When Terri Carter dies, she wants to be dressed in a white robe and placed in a fancy casket without being embalmed.And if she really could have her way, she would be carried through town in a limousine and buried in a mausoeleum. "That to me would really be 'resting in peace,'" said the 18-year-old, rolling her eyes dreamily.

In the past few weeks, Terri and her classmates at the District of Columbia's School Without Walls have been thinking baout their own deaths. They've even brought up the subject at home at the dinner table - in some cases drawing bewildered looks from their parents.

They've talked with elderly persons about how they feel about growing old and their approaching deaths. They've heard a woman describe her attempt at suicide, visited a crematory, a funeral home, a cemetery, and touched a dead body. One assignment was to ask their own parents how they would like their bodies disposed of at death.

All this is part of an experimental high-school "death education" course, something the Rev. William Wndt, an Episcopal priest who teaches the class, advocates as necessary to developing a "philosophy of living."

"The purpose is to generate real concern for our lives together now while we have lots of time, to have a full realization that we're going to die and hopefully, to put our lives together in some meaningful way," Wendt said. "Unfortunately, death and dying has been a taboo subject for younger people."

Wendt, who is taking a year's sabbatical from St. Stephen and the Incarnation parish in Northwest Washington to study death and dying, is venturing into new territory by teaching death educatin at the secondary level. His class is the only formal death education program in local high schools.

While more than 1,100 courses in death and dying have been formed in colleges and adult education programs around the nation in recent years, the value of death education for younger persons is more debatable among educators.

Dr. James T. Guines, assistant superintendent for instruction for the D.C. public schools, said he personally favors death education studies and intends to review Wendt's pilot program seriously. However, he noted, with the stress on basic educational skills, implementing such a class is a fairly low priority and if approved, death education probably would not be part of the local public school curriculum for at least two or three years.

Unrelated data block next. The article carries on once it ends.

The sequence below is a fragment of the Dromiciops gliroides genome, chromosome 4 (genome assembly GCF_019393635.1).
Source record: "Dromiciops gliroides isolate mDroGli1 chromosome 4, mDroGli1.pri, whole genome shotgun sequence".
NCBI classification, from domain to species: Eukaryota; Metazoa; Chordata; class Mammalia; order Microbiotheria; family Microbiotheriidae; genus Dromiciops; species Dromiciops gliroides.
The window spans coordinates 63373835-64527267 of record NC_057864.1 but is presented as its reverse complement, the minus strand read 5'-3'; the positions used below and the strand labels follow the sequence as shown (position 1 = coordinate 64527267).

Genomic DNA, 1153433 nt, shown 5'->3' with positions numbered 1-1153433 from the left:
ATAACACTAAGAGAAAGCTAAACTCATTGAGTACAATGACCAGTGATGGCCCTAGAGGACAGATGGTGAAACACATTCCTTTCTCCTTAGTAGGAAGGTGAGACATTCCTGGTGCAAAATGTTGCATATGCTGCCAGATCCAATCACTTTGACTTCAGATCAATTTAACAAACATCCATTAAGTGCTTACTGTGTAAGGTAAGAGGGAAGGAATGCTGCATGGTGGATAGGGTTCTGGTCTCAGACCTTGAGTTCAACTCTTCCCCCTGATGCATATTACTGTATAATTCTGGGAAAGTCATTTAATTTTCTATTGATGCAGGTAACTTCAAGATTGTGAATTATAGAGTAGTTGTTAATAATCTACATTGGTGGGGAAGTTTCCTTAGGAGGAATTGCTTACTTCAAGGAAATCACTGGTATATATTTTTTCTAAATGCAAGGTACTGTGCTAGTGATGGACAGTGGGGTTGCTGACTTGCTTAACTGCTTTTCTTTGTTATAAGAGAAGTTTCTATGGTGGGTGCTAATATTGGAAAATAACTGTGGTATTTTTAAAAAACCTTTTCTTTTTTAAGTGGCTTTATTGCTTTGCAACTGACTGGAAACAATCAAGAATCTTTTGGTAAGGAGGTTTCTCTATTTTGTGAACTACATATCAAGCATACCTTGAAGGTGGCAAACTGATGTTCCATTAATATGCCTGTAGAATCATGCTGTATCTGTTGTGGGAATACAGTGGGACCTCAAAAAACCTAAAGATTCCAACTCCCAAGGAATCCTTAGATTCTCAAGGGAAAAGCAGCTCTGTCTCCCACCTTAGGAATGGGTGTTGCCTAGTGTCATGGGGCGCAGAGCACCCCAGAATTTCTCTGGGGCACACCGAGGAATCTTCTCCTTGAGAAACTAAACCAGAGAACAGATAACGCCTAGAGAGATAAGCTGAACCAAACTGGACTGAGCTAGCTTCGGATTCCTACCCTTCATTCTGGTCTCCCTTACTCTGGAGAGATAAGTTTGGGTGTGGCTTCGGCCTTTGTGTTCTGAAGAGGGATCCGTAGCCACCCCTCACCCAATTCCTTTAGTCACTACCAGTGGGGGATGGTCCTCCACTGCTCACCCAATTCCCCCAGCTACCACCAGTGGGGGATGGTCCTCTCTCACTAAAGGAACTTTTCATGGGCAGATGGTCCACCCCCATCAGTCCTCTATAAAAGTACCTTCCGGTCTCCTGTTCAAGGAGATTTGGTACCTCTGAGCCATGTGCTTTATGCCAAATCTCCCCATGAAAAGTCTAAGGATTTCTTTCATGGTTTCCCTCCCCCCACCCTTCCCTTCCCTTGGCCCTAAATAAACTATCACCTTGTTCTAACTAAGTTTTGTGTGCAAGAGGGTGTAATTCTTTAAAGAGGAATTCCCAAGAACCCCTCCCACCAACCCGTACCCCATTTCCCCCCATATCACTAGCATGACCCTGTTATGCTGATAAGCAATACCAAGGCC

Health educators in Virginia and Maryland schools agree. "It's a modern trend, there's no question about that," said William Blair of Alexandria public schools, "but it would be considered sort of a frill."

Some teachers say they fear the battles over the propriety of offering sex education at school could be reenacted if death - still a controversial theme - were taught.

In Wendt's class, funeral-planning was just one assignment to his 15 students. He asked them to portray their funerals in pictures. Denise Russo, 17, drew a funnel carrying her to the sky. "I'll have wings to show I'm free," she said.

Bridget Wieghart, 15, painted with watercolor the location where she wants her ashes thrown following cremation. "I didn't draw an afterlife because I don't know what that means," she explained.

Torie Belle prefers a traditional funeral with all her friends present. "I want a movie shown of me as I was. I don't want people moanin' and cryin'. It would be more gladness than sad because they would be saying 'I guess she did live a good life.'"

When Kathryn Monahan, 17, raised the subject of her death at home, she said she was certain her father "didn't really hear what I was saying. Are a lot of people your age afraid to talk about it?" she asked Wendt during one class.

Perhaps the most disturbing experiences for the students revolved around the visits to the funeral home and cemetery.

"The crematory was kind of a shock," said Kathryn Monahan. "I thought the bones turned into ashes, but you could really see the skeleton." Later, after she saw an embalmed body in a funeral home she was more disgusted. "It seems like a waste of the body, cutting it up for no reason, cutting the jugular vein to extract the fluids and staling the mouth shut. I'd like to be cremated."

When Bridget Wieghart touched a corpse at the funeral home, she was initially "gorssed out," afterwards, however, she was glad she had done it."When I touched her, I knew there was no person left there. I had been scared that I would be able to feel once I was dead."

Michael Feaster was surprised the corpse hads the color "of a chicken." "I didn't know people could feel so cold and be so pale," he said.

Terri Carter confessed she couldn't bring herself to touch the dead woman. "I felt really sad when I saw her." she said.

These reactions, Wendt explained halp sharpen students' concerns about living. "They talk about their life styles" from ethical issues and notions of suicide, to consumer issues, such as ways their bodies will be disposed, he said.

"There is no mask involved, no charade," the minister added. "These young people also live in a world in which traumatic death (like war) could be visited on them."

"It has affected our generation," said Kristin Knauth. "I have a much smaller sphere of security, a much more fragile sense of security than my mother does."

Some of their friends label the class as "weird," and Carter's mother complains that she should be studying "something important, like Shakespeare," instead.

Wendt's students disagree. "It make you live your life more fully," Feaster remarked. "And when death comes, you'll be better prepared.